Clobbering the Kiwi
Katie Martin – MoneyBeat – WSJ
The decline and fall of the New Zealand dollar is picking up speed by the day. Monday, the currency lurched to its lowest point in over a year after it turned out that the central bank had been selling it in large amounts in August.
Interactive: Track China’s currency
Emily Cadman, Steve Bernard, and Martin Stabe – Financial Times
This interactive graphic explores how China’s real and nominal exchange rates against its main trading partners have fluctuated over time using data constructed by Eswar Prasad, professor at Cornell University and a senior fellow at the Brookings Institution.
Trade body established to represent FX market
Jon Watkins – The Trade
A new foreign exchange trade association has been set up to tackle global regulations set to transform the market in the coming years. Based in Washington DC, the Foreign Exchange Professionals Association (FXPA) will be led by Adam Cooper, senior managing director and chief legal officer of Citadel.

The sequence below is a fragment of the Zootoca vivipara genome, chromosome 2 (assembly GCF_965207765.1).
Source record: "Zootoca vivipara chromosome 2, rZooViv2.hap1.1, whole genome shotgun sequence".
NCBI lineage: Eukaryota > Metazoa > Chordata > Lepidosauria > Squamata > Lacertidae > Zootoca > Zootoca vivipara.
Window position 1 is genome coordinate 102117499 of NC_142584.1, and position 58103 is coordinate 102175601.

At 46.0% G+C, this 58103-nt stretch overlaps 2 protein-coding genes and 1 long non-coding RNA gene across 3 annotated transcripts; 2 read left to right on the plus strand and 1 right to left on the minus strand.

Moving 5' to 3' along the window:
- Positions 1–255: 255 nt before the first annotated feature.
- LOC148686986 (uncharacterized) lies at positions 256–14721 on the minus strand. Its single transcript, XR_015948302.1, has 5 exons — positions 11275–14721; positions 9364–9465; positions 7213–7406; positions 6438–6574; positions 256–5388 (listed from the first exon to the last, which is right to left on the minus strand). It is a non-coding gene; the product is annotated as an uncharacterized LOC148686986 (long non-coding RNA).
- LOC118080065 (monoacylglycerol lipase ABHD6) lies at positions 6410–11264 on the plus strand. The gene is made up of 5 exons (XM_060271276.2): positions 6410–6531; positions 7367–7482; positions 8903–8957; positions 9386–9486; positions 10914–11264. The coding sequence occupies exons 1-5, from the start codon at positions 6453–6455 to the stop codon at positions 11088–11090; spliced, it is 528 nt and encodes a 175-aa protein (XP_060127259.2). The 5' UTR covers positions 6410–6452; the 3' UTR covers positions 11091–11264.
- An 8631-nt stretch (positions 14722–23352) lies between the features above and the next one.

Indexes & Index Products
Can the Major Indices Hold Above This Critical Line?
Sam Collins – InvestorPlace
The major indices rallied sharply Friday but registered losses for the week, which is common on the week following Q3 triple witching options expiration. Volatility was very high.
Dow component Nike (NKE) jumped 12.2% after reporting better-than-expected earnings. Micron Technology (MU) rose 6.7% after beating revenue expectations, and Apple (AAPL) gained 2.9% following a sharp loss on Thursday.
London Gold, Silver And Other Benchmarks To Get Libor Style Regulation
Tim Worstall – Forbes
The British government has announced that various of the London price benchmarks are to get the same sort o0f regulatory treatment that Libor has recently received. On the grounds that as one or more of these benchmark prices seem to have been manipulated, as Libor was, then the same sort of protections should be offered:
Gold prices sneak higher ahead of busy week of economic data
Shawn Langlois – MarketWatch
Gold bugs on Monday enjoyed a slight respite from all the declines, but they could be in for another rough week if the next batch of economic numbers, notably the jobs report at the end of the week, shows further improvement.